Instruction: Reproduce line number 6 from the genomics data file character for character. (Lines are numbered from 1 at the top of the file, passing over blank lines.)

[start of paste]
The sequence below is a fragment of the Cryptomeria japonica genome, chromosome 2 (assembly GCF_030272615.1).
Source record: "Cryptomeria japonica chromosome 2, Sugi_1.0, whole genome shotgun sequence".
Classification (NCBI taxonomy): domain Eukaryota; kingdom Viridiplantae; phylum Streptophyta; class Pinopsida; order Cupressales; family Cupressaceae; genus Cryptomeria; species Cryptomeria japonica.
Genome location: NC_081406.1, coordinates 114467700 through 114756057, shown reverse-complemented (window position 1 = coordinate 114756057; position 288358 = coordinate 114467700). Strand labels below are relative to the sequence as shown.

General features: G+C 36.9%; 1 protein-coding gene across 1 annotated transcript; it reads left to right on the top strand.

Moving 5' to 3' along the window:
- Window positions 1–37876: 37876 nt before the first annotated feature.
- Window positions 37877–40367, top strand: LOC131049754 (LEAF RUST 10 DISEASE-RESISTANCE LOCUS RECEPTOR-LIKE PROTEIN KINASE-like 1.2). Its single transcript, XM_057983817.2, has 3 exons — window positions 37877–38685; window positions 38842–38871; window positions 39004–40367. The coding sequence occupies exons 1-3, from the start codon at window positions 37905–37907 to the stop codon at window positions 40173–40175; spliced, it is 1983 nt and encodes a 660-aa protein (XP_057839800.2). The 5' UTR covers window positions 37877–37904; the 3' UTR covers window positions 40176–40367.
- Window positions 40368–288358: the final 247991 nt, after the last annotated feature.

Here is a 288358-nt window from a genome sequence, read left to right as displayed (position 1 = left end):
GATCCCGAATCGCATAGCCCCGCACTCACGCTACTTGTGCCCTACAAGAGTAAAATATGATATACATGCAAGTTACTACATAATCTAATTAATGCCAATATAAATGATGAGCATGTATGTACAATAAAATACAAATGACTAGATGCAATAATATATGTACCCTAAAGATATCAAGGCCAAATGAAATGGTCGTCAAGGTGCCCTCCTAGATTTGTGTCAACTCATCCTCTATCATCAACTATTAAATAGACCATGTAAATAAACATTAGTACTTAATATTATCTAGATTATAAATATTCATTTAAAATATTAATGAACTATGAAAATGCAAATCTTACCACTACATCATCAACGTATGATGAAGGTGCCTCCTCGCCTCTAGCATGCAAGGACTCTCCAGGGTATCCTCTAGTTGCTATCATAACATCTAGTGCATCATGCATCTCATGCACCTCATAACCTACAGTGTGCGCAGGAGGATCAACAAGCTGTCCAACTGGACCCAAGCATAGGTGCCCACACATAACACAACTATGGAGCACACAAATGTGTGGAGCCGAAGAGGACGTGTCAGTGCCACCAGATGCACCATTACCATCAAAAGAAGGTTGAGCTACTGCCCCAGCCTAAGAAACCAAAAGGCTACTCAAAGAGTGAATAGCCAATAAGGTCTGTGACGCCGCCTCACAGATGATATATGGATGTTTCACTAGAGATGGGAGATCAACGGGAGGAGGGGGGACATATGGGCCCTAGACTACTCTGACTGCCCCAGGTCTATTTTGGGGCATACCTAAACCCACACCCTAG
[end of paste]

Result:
Moving 5' to 3' along the window: